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WINNIPEG — When Kevin Chief finished his university degree, he wasn’t sure how to land his first real job.

The vice-president of the Business Council of Manitoba and former NDP cabinet minister, who grew up in Winnipeg’s North End neighbourhood, saw the barriers many of his Indigenous friends faced.

Chief’s basketball skills got him through university, but he didn’t have connections that could get him hired. When he walked through the doors of the Centre for Aboriginal Human Resources Development, everything changed.

The centre connected Chief to an employment counsellor, prepared him for interviews and helped him build a resume.

"I wasn’t going to do very good in a job interview because I hadn’t done any," Chief said.

Most importantly, Chief said he finally had the confidence to pursue his dreams.

A new report looking at employment and skills outcomes in Canada by the Organization for Economic Co-operation and Development shows Indigenous people still face numerous barriers. But that changes when there are Indigenous-led programs like the one that opened doors for Chief.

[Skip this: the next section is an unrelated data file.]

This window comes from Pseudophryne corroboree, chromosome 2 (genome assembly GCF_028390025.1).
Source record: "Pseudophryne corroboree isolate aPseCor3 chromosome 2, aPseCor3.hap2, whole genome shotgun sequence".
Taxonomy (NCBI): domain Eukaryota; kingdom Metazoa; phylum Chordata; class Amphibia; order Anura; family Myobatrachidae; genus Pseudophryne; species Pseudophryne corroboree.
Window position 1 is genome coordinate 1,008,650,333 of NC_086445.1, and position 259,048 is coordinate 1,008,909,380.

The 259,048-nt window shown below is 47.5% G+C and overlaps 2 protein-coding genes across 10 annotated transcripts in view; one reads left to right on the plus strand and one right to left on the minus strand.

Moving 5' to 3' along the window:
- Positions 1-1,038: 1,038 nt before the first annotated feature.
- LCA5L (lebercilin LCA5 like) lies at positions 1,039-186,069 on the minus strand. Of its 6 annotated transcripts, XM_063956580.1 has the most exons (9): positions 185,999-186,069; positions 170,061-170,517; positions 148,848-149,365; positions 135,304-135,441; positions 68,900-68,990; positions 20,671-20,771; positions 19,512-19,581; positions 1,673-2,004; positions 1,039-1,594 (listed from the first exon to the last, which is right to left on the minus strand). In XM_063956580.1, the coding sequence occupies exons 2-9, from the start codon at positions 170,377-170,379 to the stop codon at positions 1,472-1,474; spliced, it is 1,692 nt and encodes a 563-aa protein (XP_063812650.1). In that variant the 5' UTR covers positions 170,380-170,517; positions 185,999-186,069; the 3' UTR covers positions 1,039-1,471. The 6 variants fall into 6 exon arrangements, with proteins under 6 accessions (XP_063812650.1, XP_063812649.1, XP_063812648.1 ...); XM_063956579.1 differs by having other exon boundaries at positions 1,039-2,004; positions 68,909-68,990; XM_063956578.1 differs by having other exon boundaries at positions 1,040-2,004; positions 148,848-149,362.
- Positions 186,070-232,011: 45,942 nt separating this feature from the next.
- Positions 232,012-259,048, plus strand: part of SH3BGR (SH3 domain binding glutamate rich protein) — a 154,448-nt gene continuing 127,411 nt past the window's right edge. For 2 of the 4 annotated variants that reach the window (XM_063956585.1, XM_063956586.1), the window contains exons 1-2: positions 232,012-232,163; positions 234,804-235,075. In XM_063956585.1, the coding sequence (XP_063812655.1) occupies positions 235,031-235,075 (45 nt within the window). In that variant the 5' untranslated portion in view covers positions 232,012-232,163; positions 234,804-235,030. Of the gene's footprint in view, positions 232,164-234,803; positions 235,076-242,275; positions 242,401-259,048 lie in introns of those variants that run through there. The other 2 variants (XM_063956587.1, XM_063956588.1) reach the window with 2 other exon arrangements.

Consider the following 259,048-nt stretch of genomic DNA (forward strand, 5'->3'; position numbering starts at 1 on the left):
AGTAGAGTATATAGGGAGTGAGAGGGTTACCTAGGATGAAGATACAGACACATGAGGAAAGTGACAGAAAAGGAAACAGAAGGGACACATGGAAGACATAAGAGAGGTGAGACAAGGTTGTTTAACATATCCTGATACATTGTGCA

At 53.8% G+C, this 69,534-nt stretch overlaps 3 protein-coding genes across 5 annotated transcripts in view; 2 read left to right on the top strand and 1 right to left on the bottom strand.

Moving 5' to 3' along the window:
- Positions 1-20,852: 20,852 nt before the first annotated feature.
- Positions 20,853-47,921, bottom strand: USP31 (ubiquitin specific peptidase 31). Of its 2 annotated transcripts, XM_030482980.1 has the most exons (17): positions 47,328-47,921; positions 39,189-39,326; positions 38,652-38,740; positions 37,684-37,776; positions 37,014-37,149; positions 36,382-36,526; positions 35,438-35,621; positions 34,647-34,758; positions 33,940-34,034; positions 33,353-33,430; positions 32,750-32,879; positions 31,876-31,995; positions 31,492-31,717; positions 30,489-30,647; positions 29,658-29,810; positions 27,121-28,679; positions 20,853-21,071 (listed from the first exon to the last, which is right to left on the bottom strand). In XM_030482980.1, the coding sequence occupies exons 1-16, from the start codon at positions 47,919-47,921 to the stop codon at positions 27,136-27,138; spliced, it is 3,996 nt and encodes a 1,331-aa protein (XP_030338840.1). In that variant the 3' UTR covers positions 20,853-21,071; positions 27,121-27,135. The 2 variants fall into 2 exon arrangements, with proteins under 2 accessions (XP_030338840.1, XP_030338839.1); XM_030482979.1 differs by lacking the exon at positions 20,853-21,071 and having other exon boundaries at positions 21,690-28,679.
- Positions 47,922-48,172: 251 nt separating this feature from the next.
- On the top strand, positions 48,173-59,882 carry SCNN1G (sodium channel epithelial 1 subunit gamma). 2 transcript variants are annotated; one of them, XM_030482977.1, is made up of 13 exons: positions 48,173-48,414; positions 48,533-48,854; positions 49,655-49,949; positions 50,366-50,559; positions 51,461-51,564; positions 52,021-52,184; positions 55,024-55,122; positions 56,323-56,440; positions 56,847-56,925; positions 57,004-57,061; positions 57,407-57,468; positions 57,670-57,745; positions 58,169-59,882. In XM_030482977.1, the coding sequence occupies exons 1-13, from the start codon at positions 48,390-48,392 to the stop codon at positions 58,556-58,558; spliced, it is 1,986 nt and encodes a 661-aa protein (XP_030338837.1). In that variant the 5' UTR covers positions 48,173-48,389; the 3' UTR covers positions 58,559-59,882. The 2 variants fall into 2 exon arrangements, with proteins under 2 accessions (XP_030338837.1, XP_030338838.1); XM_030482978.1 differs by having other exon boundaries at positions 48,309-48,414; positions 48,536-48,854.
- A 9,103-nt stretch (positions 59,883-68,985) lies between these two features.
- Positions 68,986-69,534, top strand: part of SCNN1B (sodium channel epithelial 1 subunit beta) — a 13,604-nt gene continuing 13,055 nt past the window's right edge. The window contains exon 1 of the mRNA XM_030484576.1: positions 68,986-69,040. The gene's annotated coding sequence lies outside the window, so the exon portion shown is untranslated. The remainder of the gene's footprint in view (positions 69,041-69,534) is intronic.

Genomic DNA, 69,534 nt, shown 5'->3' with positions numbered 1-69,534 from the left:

The report found Indigenous people are more likely to be in lower paying jobs such as teaching, retail or social work. While more than 25 per cent of the Indigenous labour force work in sales and service occupations, they are significantly under-represented in management, business and finance.

Across Canada, the unemployment rate of Indigenous people is well above non-Indigenous people. The report said gaps in labour market participation between Indigenous and non-Indigenous people is particularly high in Nunavut, Northwest Territories, Saskatchewan and Manitoba.

Contributing factors include lower graduation rates, less access to skills training, as well as insecure childcare and housing. But even when Indigenous and non-Indigenous people have the same level of education, the report said they do not experience the same success.

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